CptPicard
August 14th, 2008, 05:25 AM
Search the forums, we have had loads of threads on this matter, even sometimes with something interesting having been said.


And now my question is whether I should continue with Java or learn a different language like C or C++.

Nothing wrong in continuing with Java, it is an ok language among languages of its kind, C++ in particular being a similar language. Then again this question is a bit moot if you're going to study computer science... you want to be competent enough to be able to familiarize yourself with a lot of languages, and preferably lots of different kinds of languages.

Your next step should probably be Python or C, or both. The best part about the duo is that you can write your speed-critical parts in C and use them from Python, which gives you speed of development plus nice high-level constructs.


Also what is the difference between C and C++

C++ is an attempt to bring object-orientedness to C, and you will find there are varying opinions as to how successfully it did it. They are similar yet rather different in the way you code in them (in particular if you do C++ right, which is a black art).


and will I be able to run C++ GUI applications on Ubuntu?

Yes, if you specifically code against Linux libraries. Qt+KDE are nice, so if you're so inclined, go for it.


Or should I choose a different language like Perl etc..

You want Python for your higher-level "scripting" needs... it binds nicely to GUI libs as well.



P.S - The reason for me not leaning towards Java is because I found it a little too simple for me

I would like to hear you elaborate on this. In what respects do you feel Java is too "simple", and what in your experience has made you believe so?

IMO language complexity is not a measure of its merit or "power". C++ is an extremely complex language but I still steer clear from it. C in comparison is a very simple language, but I mostly steer clear from it as well because I have to build everything from scratch. Lisps are very simple languages syntactically, but have lots of expressive power in competent hands.

I have a feeling you are not yet experienced enough to really be missing features Java doesn't have... ;) In particular C++ and Java are both statically typed object-oriented languages so I consider them very similar, but with the distinction that Java manages to be economical while C++ is a bloated monster of a language that forces you to do a lot of work just to manage the language itself.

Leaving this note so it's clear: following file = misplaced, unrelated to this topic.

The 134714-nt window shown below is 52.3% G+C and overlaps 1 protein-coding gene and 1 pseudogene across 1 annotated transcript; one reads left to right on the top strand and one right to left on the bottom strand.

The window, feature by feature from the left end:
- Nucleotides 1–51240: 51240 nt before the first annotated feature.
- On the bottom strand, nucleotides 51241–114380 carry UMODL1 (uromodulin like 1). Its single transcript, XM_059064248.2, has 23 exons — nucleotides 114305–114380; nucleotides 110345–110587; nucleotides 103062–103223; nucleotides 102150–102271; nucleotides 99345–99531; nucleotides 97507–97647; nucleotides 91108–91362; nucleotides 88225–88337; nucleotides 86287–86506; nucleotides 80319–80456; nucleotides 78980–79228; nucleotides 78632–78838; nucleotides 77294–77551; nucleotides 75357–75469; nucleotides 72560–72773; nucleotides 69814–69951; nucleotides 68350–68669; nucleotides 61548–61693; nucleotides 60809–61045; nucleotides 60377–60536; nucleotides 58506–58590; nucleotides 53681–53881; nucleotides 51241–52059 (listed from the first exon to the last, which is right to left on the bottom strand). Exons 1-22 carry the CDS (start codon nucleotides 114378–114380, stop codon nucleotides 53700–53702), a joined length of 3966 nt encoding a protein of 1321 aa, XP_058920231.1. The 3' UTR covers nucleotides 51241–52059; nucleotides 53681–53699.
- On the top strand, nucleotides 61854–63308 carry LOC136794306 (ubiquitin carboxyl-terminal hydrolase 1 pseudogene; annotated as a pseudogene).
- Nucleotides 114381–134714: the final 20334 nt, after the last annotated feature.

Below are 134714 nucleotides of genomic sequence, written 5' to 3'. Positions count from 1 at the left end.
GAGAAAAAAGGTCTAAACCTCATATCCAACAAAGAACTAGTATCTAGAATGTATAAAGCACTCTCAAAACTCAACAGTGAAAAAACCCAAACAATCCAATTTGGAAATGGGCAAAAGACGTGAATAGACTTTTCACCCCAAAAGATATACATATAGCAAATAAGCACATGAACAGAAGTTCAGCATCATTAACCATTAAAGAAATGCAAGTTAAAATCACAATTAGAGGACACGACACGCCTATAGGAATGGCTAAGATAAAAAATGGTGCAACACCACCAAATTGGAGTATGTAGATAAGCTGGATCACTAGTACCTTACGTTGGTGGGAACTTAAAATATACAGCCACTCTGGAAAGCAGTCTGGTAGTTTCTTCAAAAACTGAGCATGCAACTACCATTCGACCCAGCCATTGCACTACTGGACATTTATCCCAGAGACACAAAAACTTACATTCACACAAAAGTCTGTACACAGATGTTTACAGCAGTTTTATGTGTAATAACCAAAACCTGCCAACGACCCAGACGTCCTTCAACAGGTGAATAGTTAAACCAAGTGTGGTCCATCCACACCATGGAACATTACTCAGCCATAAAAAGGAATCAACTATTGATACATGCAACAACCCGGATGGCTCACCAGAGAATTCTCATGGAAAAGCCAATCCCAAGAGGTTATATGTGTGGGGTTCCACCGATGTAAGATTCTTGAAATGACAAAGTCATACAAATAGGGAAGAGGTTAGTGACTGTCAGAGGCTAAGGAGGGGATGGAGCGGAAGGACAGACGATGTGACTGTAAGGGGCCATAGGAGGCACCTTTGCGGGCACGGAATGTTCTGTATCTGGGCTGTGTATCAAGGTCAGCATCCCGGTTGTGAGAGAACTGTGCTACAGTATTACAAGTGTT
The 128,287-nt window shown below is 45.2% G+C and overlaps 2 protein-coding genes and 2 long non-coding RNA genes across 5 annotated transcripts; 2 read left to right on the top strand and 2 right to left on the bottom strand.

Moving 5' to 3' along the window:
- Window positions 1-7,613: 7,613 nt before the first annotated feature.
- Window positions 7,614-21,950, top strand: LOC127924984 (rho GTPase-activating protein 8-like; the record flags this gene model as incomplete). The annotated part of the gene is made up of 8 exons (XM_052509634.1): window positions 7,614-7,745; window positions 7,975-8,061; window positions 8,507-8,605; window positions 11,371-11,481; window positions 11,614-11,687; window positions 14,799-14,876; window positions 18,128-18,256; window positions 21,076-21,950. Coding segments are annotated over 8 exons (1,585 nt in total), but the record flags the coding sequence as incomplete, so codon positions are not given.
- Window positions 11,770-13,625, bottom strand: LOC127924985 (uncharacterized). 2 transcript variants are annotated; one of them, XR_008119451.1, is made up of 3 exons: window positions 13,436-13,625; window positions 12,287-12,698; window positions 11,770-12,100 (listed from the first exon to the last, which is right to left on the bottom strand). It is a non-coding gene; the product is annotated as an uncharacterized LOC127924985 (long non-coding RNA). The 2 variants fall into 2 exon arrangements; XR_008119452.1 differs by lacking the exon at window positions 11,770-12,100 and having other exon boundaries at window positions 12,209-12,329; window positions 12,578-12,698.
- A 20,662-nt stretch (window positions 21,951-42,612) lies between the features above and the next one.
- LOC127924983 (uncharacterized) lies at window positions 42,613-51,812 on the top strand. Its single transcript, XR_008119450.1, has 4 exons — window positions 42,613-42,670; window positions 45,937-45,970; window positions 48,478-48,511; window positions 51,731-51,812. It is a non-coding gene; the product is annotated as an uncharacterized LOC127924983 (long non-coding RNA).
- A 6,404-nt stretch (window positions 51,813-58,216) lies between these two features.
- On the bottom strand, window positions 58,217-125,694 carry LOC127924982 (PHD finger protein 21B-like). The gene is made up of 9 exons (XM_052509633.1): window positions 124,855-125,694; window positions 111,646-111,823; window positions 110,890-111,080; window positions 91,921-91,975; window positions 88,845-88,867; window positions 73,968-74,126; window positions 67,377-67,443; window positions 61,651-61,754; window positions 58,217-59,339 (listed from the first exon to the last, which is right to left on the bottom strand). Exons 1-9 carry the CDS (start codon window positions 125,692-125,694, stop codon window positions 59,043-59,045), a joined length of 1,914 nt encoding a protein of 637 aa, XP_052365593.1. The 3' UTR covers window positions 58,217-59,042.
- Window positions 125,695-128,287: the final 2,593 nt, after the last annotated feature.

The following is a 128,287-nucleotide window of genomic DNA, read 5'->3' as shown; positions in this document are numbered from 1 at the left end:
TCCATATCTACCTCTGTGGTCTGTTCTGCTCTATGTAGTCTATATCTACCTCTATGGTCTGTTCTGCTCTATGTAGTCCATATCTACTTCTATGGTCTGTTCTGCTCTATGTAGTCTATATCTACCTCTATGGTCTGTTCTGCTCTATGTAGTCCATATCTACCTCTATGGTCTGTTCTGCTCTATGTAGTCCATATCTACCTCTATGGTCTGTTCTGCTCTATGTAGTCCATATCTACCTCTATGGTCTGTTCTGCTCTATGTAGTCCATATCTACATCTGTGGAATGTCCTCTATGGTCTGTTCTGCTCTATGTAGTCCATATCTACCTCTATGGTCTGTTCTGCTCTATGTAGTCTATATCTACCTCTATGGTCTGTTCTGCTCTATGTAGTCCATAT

and that it runs slower than C++

I write CPU-intensive parallelized number crunchers in Java and it's fast enough. I cannot justify the step down to C from Java because of the added complexity of developing with threads etc.

Anyway, I am going to again advice you against the typical beginner drive to move towards the "low level" instead of the "high level". The fun stuff is in the high level languages unless you want to hack the kernel or hardware. If you do want low level, use C, it's at least a fairly minimal language.

For your future education in computer science, do check out some Lisp, such as Scheme.

Reiger
August 14th, 2008, 08:59 AM
Java is a fine language. Indeed adverts about most high-level (Uni) programming jobs I see from time to time often mention they're looking for "Functional Designers" and "Java/J2EE developers". The former alludes to working with Haskell; the latter needs no explanation...

And there's good reason for that: Java may not neccesarily be as fast as C or C++; Java does develop & maintain a LOT faster what with being portable across most major platforms of today... Including but not limited to the rapidly expanding area of 'mobile devices'.

lordhaworth
August 14th, 2008, 09:07 AM
KWM987 Re: Need some programming language insight.

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The quick answer is learn as many as you can.


Its important that you actually learn a language though, obviously you will be familiar with some aspects of programming so can probably "have a go" at most languages, but to be truly good at programming you should know at least one language in depth - something which can take years. Certainly look around at what there is to offer its certainly useful to know whats available!